Three judges are flash points in Senate clash
A vote on their nominations Thursday could lead to long-awaited showdown over the federal courts.
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In response, Democrats noted that two of President Clinton's nominees for the same vacancy, Judge Jorge Rangel and lawyer Enrique Moreno, were both denied even a hearing on their nominations when Republicans controlled the Senate.Skip to next paragraph
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Owen, critics say, is a judicial activist whose record shows a bias against the environment and victims of discrimination and medical malpractice. But the most telling critique of the Owen record comes from a voice now inside the Bush administration. As a colleague on the Texas Supreme Court, Attorney General Alberto Gonzales once criticized Owen for an "unconscionable act of judicial activism" by restricting a minor's access to abortion. He now supports her nomination enthusiastically, but the old rebuke still replays often in the debate over her confirmation.
Mr. Boyle, a Reagan appointee, has been a federal district court judge in North Carolina since 1984. His conservative credentials include a brief stint as legislative assistant to former Sen. Jesse Helms in 1973, but critics say the issue in this case is competence, not ideology. Despite a "well qualified" rating from the American Bar Association, Judge Boyle has had 139 of his cases reversed. These range from cases involving age, gender, and racial discrimination to the rights of public employees, according to filings with the Senate Judiciary Committee.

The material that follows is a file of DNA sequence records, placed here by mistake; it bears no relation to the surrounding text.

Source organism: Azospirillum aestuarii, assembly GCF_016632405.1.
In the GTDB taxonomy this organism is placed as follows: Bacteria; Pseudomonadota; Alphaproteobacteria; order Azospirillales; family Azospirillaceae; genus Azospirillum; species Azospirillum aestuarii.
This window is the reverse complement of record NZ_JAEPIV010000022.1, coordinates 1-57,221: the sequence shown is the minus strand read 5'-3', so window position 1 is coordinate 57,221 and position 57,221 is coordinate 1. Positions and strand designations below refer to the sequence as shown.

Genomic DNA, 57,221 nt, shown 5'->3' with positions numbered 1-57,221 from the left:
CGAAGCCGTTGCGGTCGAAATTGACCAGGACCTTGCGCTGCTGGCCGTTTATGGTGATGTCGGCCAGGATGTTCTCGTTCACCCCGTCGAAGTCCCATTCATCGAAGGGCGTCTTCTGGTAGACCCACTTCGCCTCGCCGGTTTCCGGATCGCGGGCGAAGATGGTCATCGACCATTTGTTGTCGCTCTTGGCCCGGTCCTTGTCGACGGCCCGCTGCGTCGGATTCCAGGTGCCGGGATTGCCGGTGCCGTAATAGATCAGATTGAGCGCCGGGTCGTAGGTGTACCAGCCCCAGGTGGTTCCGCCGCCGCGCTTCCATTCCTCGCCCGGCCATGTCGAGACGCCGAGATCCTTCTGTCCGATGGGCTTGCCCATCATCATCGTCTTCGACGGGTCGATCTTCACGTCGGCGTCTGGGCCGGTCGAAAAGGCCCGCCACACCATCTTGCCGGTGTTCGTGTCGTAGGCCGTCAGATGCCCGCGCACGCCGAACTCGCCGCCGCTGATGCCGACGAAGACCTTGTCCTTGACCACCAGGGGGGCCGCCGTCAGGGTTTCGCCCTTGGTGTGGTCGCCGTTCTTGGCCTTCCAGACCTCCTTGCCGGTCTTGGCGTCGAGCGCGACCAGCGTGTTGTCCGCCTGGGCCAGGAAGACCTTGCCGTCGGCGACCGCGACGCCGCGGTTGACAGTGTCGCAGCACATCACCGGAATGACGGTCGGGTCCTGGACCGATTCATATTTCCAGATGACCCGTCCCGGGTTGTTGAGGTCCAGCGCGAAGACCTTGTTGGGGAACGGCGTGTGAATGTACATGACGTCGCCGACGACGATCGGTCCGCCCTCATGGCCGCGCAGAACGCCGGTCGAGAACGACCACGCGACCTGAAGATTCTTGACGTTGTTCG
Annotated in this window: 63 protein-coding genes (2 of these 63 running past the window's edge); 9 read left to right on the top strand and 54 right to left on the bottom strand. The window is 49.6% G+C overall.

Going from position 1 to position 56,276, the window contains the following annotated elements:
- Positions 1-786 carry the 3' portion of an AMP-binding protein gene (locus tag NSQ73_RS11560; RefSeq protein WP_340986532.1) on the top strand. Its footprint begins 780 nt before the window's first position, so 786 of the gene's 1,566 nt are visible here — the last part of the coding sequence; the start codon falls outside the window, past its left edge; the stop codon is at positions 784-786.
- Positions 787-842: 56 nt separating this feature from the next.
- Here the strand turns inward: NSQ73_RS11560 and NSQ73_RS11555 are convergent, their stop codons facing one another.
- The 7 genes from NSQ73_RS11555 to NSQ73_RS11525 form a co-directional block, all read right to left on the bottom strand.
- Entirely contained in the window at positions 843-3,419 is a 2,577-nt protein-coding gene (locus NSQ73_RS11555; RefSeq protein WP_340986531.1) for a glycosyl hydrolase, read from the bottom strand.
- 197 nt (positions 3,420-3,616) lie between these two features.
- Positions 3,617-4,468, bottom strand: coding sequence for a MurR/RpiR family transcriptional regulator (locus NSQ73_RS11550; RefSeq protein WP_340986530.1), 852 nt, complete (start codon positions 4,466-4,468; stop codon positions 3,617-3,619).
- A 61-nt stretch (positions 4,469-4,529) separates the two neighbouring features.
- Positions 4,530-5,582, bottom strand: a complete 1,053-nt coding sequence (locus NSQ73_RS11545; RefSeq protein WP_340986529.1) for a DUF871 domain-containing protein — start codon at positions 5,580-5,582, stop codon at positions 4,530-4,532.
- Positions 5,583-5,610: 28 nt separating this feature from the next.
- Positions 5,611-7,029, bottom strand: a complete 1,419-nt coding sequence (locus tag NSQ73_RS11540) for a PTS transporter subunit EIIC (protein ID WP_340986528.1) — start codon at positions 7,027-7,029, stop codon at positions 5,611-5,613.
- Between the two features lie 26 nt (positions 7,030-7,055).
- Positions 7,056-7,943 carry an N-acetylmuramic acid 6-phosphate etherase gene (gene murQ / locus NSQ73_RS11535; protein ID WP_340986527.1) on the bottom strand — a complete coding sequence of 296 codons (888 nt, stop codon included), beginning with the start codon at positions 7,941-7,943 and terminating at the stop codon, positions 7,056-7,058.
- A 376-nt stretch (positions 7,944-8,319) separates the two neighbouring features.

Boyle was first nominated to the Fourth Circuit in 1991 by the first President Bush, but the Judiciary panel, then controlled by Democrats, let his nomination lapse. He was renominated in 2001 by the second President Bush, but the nomination was blocked by then-Sen. John Edwards. It's a probable target for a filibuster on the Senate floor.
In opposing the nomination of Ms. Brown, who holds a seat on the California Supreme Court, critics cite positions hostile to consumer protection, worker protection, and the environment. But much of the fireworks has been over her remarks outside the courtroom, including a reference to the New Deal in a 2000 speech as a "socialist revolution."
This week, MoveOn PAC, a liberal advocacy group, launched a 10-day campaign to block her nomination and the nuclear option. At the same time, supporters within conservative, business, and the evangelical communities are ramping up their own media campaigns in support of the president's nominees.
"If you examine somebody's record long enough, you can always find something in anyone's background to point to," says Larry Sabato, a political scientist at the University of Virginia. "But these are conservative Republicans who are going to rule pretty much the same way as the other Bush appointees who have won their seats on the federal bench."
Supporters say that all three are highly qualified jurists whose records have been unfairly distorted. "When well over 50 percent or over 60 percent of the citizens in those states [California and Texas] vote to support these judges to continue in office on their state supreme court, you'd hardly say that these nominees are out of the mainstream," said Sen. Jon Kyl (R) of Arizona, in a floor statement on Monday.